This prolific family of fish has become a global staple. You might not recognise it, but you sure will have tasted it, says Clarissa Hyman
Allow us to introduce you to the 'billion-dollar' fish. He's pleased to meet you, but the likelihood is that you will have met before. Relatively unheard of a generation ago, pollock is now in your sushi, in your supermarkets and on your plate. Its ubiquity in America and Canada has made it the most lucrative catch in the world, with an annual value of over a billion dollars in the States alone. The humble pollock is making waves and is a fish you’ll be seeing more of in the years to come.
The Alaska pollock, or Theragra chalcogramma, also goes by the moniker of Pacific pollock, Pacific tomcod, bigeye cod or walleye pollock, and is a distant relative of the Atlantic pollock. It’s the largest fish-for-food resource on Earth – a catch of over 1.3million tonnes – and is now used in everyday favourites such as fish fingers and is on menus worldwide.
They can weigh as little as 450g and can also grow into 20kg monsters. Maturing at around the age of three, the fish live for 15 years on average and their preferred habitat is in the wild around rocks in waters up to 300m deep.
For many, Alaska pollock is the best- tasting and most versatile species of pollock for the dinner table. They’re perfectly sustainable, though trawling with industrial-size fishing ships has resulted in by-catch problems so to be on the safe side, look out for Alaska pollock from the fisheries that display the industry assured MSC Blue Tick logo.
An often-underrated white fish, pollock is as versatile as cod. It’s better value, more sustainable and just as tasty. In Scotland it is common to fry young pollock coated with oatmeal or even to poach them in seawater. When a bit older, the thick fillets, with their firm and tightly knitted flakes, pair well with robust flavours such as chorizo, cherry tomatoes, curry spices and fresh herbs, and can also make a substantial filling for fish pies and fishcakes. At Kitty Fisher’s restaurant in Mayfair, head chef George Barson dishes up pollock with leeks, anchovy butter and mussels, while superb fish cook Pascal Proyart serves his with a globetrotting combination of celeriac, kohlrabi, dashi (Chinese stock), lemon and Pommery mustard at his Knightsbridge restaurant, One-O-One. As you’ll see with these accompanying recipes, it can be fried, baked, battered and stewed and maintains its brilliant white hue whatever cooking process you choose to apply.
As well as being one of the most sustainable fish in the ocean, it’s also one of the most nutritious. Like an elite athlete, it swims thousands of miles in the wild, creating a lean fish with minimal layers of fat running between the flakes. It has a high protein count, providing about 41g per 200g fillet, which is comparable to a chicken breast. When steamed or grilled, it contains as few as 180 calories, suiting it to people who are looking to lose weight, as well as those trying to build muscle or improve general fitness as part of a gym routine. Alaskan pollock is frozen within six hours of catch, which helps maintain this nutritional integrity.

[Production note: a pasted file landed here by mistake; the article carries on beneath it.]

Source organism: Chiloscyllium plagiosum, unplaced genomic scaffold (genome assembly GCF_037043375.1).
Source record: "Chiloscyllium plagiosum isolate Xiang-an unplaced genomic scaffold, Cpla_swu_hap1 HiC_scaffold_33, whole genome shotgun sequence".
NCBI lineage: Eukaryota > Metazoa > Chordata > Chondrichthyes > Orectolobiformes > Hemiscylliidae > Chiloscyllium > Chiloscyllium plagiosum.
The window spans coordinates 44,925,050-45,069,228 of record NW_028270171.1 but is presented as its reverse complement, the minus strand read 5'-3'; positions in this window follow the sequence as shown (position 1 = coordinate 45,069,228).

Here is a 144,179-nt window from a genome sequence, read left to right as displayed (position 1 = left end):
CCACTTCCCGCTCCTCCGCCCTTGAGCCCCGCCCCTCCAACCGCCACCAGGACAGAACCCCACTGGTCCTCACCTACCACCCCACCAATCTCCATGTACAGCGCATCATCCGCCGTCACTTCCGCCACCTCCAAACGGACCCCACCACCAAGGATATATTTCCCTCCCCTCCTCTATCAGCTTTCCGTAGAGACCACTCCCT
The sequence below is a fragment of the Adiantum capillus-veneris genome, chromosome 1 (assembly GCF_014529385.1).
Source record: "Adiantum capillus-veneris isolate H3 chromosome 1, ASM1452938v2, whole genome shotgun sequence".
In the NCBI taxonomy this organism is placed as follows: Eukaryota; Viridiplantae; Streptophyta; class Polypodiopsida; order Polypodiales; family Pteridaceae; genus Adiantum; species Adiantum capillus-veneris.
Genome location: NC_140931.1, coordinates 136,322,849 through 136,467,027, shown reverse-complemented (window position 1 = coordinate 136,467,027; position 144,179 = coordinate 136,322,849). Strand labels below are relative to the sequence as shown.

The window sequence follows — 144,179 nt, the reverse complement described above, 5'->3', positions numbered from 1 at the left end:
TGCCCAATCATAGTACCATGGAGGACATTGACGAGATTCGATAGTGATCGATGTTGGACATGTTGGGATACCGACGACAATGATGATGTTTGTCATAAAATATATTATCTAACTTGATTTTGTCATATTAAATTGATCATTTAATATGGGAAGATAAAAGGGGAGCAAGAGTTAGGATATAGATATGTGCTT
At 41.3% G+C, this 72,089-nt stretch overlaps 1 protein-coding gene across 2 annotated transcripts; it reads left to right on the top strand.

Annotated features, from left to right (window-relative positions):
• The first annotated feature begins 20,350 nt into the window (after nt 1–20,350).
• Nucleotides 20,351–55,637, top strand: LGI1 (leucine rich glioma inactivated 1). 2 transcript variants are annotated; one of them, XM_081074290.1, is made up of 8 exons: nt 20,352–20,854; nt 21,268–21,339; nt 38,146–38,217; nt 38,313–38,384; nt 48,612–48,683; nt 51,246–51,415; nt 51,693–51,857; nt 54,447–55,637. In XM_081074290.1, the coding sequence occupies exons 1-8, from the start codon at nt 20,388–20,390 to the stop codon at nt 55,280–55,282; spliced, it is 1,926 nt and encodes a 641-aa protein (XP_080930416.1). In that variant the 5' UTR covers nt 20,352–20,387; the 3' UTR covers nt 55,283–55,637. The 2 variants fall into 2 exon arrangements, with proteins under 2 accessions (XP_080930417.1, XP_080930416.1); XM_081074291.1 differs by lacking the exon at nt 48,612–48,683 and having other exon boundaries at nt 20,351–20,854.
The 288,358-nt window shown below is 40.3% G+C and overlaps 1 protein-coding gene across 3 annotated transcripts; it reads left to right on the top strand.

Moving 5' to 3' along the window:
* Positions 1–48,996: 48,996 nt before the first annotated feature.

Its omega-3 content is also good, which you will probably know goes some way to maintaining healthy brain function, eyesight and blood pressure, while being important for children’s development and growth. Add to this its affordable price tag and it’s an even bigger surprise that it’s still a relatively unknown fish in the UK.
Though like a master of disguise, pollock goes under a multitude of aliases, which can cause confusion. Pollock is also called coley and in any community where it is well-known, there may be different names that correspond to their different sizes. In Scotland, for example, it is often called saithe and it was once a popular sport for American and Scottish children to fish for them with rods and lines off the craggy shores of Shetland and Maine on opposite sides of the Atlantic.
Pollock is not to be confused with pollack, a similar fish that’s not as tasty, that has a slightly more grey colouration once filleted and cooked. Some years ago, Sainsbury’s supermarket attempted to re-brand it as ‘Colin’ to make it sound more appealing with limited success.
Alaska pollock also makes for a popular substitute for expensive and over-fished cod and haddock. In Germany and Denmark, it is salted and smoked in a process that gives the flesh a red hue, sold in the former as seelachs or sea salmon. It’s also hugely popular in France, where they consider it a fish of fine quality and regularly used to bulk out a fish soup or make a base for fish stock.
Whether you are familiar with pollock or not, it’s a fish well worth getting acquainted with. Good-value, sustainable, versatile, nutritionally dense and tasty fish are increasingly hard to come by in today’s market, so when you land one, it really should be a keeper.
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